• Corino’s presence brings out Homicide and Julius Smokes. Homicide says his hatred for Corino is a “shoot” and he doesn’t care about “marks” or the “internet.” I guess Vince Russo started writing his speeches. I know they’re playing to a specific fanbase, but that’s just lazy promowork and it gets recycled every couple of shows. Homicide says he realizes Corino was right about Ring of Honor and now wants to shake his hand. When Corino walks out instead, Homicide trashes the ringside area.
  • Chicano & Slash Venom (w/Alison Danger) vs. BJ Whitmer & Dan Maff
    Slash Venom has exactly one name too many. He and Chicano are Danger’s hired henchman from IWA-Puerto Rico to soften up Maff and Whitmer for their second match later on. They attack from behind, and Slash Venom actually hits a springboard plancha. Inside, Whitmer tosses Chicano through a chair with an Exploder for the win at 3:05. 1/2*

  • After the match, Danger berates the newbies for failing to get the job done, so they just leave her alone with Maff and Whitmer. Bad things are about to happen, but Mick Foley skulks down to the ring and chases them off. He tells her and her “moderately attractive” face to clear out of his ring as Prince Nana and the Embassy come down. Nana takes that to mean Foley’s joining the Embassy, but Mick says he was just showing off his hugging skills…right here…in Elizabeth, New Jersey. **cheap pop** The Embassy attacks with GenNext joining in, but Maff & Whitmer make the save. Foley stops to explain that he came to Ring of Honor because he was so impressed by the attitude of the stars. He really, REALLY puts over the promotion in his promo, dubbing Ring of Honor “Ring of Hardcore.”
  • John Walters and Nigel McGuinness give separate interviews to set up their match.
  • Bryan Danielson vs. Alex Shelley.
    Danielson has been having a quiet feud with GenNext in the form of two quality matches with Austin Aries. This, then, would be the next step up the ladder as Shelley is the leader (or at least spokesman) of GenNext. Punk objects to Foley calling Ring of Honor the “Ring of Hardcore.” Shelley, we’re told, banged his elbow on the railing during the attempted beatdown of CM Punk, so he’s coming in with an injury. Shelley tugs on Superman’s cape early by slapping Dragon in the face. Shelley actually does dominate the first ten minutes or so, but he doesn’t seem to have any real plan, going back and forth between Dragon’s neck, back, and leg. Dragon roars back and slaps him around. He uses a trio of reverse armbreakers and snaps Shelley over with a Butterfly Suplex. Shelley gets to the ropes to avoid Cattle Mutilation and shifts his weight to counter a backdrop superplex. Shelley kicks his way back with a thrust kick and roundhouse, but Danielson knees him in the face on a suplex. Nice counter as Alex Shelley drops down into a Stunner to get out of a sleeper. Dragon comes right back with an airplane spin to set up the diving headbutt. Shelley kicks out and sets up the Border City Stretch with a Shellshock. Dragon makes the ropes. Danielson blocks a charge and locks in Cattle Mutilation, but Shelley rolls through into the Border City Stretch. Danielson rolls through *that* and comes up with a backdrop suplex into another Cattle Mutilation for the submission at 19:19. Shelley’s propensity to go for comedy and play to the fans didn’t mix that well with Dragon’s no-nonsense approach, but the match did pick up nicely down the stretch. **3/4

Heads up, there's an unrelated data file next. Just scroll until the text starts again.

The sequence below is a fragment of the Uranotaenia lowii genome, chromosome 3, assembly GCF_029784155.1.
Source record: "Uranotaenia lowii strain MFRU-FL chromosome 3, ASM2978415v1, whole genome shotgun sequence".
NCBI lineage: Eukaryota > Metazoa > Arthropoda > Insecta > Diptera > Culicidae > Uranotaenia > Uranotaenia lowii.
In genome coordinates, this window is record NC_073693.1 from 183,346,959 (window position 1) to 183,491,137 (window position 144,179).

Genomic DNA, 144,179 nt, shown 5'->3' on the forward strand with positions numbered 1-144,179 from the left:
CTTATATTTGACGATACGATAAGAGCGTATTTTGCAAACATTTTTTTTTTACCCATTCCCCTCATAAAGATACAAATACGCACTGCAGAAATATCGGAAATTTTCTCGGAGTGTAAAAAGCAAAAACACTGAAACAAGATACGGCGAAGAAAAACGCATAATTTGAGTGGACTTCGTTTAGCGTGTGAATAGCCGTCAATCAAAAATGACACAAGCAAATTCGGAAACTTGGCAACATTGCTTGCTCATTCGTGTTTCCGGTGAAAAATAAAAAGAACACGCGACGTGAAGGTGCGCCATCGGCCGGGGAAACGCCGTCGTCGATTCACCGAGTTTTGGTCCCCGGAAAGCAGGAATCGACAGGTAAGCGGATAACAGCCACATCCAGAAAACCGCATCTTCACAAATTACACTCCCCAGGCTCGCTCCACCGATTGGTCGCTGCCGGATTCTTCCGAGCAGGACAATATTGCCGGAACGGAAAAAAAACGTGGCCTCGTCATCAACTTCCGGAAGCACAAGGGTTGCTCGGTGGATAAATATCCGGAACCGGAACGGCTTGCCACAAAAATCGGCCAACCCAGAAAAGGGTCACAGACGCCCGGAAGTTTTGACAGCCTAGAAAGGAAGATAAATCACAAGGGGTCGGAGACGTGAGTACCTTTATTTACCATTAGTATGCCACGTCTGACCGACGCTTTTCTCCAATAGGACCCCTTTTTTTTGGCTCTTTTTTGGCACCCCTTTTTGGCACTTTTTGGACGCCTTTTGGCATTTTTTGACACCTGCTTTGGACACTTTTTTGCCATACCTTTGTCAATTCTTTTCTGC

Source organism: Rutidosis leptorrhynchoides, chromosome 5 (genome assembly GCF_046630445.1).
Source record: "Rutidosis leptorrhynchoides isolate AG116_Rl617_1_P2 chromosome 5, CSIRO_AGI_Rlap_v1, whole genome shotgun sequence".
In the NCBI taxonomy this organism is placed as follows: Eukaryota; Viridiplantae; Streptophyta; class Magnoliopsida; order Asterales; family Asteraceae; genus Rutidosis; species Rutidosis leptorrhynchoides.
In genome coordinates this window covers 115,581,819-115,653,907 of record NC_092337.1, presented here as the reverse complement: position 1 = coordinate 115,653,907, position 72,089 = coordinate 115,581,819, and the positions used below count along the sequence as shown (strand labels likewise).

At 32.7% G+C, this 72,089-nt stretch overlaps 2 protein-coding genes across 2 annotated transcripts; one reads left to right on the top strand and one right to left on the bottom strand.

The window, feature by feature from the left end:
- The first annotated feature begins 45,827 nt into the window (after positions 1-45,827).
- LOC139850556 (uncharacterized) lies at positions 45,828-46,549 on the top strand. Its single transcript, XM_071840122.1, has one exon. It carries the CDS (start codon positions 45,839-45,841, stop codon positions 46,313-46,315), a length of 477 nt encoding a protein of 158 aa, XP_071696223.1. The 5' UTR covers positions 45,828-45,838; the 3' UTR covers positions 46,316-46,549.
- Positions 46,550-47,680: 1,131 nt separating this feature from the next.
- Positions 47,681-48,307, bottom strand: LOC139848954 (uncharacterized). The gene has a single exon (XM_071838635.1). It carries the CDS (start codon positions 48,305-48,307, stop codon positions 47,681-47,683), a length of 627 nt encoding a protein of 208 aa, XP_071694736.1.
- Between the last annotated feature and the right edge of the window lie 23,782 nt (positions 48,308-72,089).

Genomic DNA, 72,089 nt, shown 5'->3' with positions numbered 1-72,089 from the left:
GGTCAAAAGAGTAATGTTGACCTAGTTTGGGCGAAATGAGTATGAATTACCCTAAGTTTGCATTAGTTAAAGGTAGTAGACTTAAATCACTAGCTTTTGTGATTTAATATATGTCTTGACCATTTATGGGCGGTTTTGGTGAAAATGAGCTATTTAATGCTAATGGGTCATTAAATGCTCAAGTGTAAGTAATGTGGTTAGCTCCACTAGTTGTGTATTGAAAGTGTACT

• Pure Title: John Walters vs. Nigel McGuinness.
    McGuinness had just received his full-time contract. The idea here is that Walters got to pick Samoa Joe’s opponent, and Joe got to pick Walters’ opponent, but Joe said that the title was beneath him and he wasn’t going to bother, so McGuinness gets the shot by default. Very even match to start that, oddly, takes place in the middle of the ring. Nigel grabs a 3/4-Nelson near the ropes, hoping to get Walters to use his rope breaks early, but Walters rolls him over instead, intent to wrestle his way out of it. Walters reverses to an armbar, and McGuinness slingshots himself off the ropes, Owen-style to counter, accidentally using a ropebreak. Walters actually repeats the spot that was used in the Shelley/Danielson match by hitting a Stunner out of a sleeper. McGuinness jumps on top of Walters with a sliding bridge, but Walters flips him over into a bodyscissors, forcing Nigel to use another ropebreak. McGuinness rolls over into a Crossface, making Walters use a ropebreak. A hammerlock DDT sets up a grapevine hammerlock for McGuinness, and Walters has to use a second ropebreak. McGuinness gives him a stiff European uppercut, but Walters comes back with a running lariat for two. Walters gets two off a superplex but misses a splash off the top. Nigel busts out his handstand into a rope-assisted Stunner for two. Walters darts out of the ring for a breather, so McGuinness flies out on him with a crossbody. Back in, Walters has had enough and hits a trio of Lungblowers into a Gokuraku-bodyscissors for the submission at 16:12. Both guys are excellent technical wrestlers, so this was about what you’d expect. I love the Pure rules as much as the next guy, but they also force the wrestlers into a repetitive strategy of trying purposely using holds near the ropes. As a result, there’s a certain sameness to these matches no matter how talented the wrestlers are. This was a good match, but it could have been much better as simply “a wrestling match.” ***1/4